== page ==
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Saturday, December 9, 2023
Courthouse News Service
Saturday, December 9, 2023 | Back issues
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House Dissects Obamacare’s Flaws, and Human Toll of Repeal

At a partisan slug fest Tuesday over the federal health care law, House Republicans blasted waste, fraud and abuse, while Democrats focused on the human cost of repealing the Patient Protection and Affordable Care Act without a replacement.

WASHINGTON (CN) – At a partisan slug fest Tuesday over the federal health care law, House Republicans blasted waste, fraud and abuse, while Democrats focused on the human cost of repealing the Patient Protection and Affordable Care Act without a replacement.

The hearing came just days after Mike DeBonis of the Washington Post obtained secret recordings from a GOP retreat in Philadelphia, revealing that the party is wrestling internally with pressure to replace Obamacare.

Rep. Tom MacArthur, R-N.J., can be heard in the recordings as warning that repealing the law too quickly would "pull the rug out from under" 20 million Americans. Rep. Pete Sessions of Texas meanwhile worried that middle-class families would not be able to afford to pay premiums under a replacement plan that utilizes tax credits.

Repealing so-called Obamacare has become a cornerstone of the Republican platform, and party loyalists in the House Oversight and Government Reform subcommittee wasted no time Tuesday afternoon attacking its flaws.

Recent reports by the inspector general have identified problems with payment controls, assuring accurate eligibility for plan applicants and a need for improved management, according to testimony by Vicki Robinson with the Department of Health and Human Services.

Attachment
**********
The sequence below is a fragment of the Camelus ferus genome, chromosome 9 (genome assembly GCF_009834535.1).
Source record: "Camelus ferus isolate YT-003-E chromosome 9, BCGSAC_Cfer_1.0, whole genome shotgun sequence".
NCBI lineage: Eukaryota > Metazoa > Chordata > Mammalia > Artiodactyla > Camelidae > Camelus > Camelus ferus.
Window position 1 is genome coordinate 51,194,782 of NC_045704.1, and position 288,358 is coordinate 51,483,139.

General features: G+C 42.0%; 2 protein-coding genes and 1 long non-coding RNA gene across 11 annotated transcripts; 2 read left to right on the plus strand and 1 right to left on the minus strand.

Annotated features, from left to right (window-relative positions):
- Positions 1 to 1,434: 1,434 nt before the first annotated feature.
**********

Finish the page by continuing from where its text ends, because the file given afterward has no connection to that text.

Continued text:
Robinson told the Subcommittee on Health Care, Benefits and Administrative Rules that the Centers for Medicare and Medicaid Services lacked controls to correctly calculate financial assistance payments, and lacked a mechanism to ensure that only enrollees who paid their premiums received tax credits.

She noted that states also misspent establishment grants meant to establish health insurance exchanges.

"Generally, states allocated more costs to the establishment grant than they should have under federal grant rules," Robinson's written testimony says. "For example, one state misallocated $28.4 million in costs to the establishment grant."

The inspector general also found that CMS did not always verify Social Security numbers, citizenship and household income when determining eligibility for financial assistance.

"These deficiencies may have limited the Federal marketplace’s ability to prevent inaccurate or fraudulent information from being used to determine eligibility of applicants," Robinson's testimony says.

Rep. Jim Jordan, an Ohio Republican who chairs the subcommittee, zeroed in on a 2016 study by the Government Accountability Office, which found health insurance marketplaces are vulnerable to fraud. John Dicken with the GAO told Jordan during an exchange about an undercover experiment where marketplaces initially approved coverage and financial assistance for 15 fictitious applicants.

"Wow, so they're batting 1,000 and ripping off the taxpayer," Jordan said.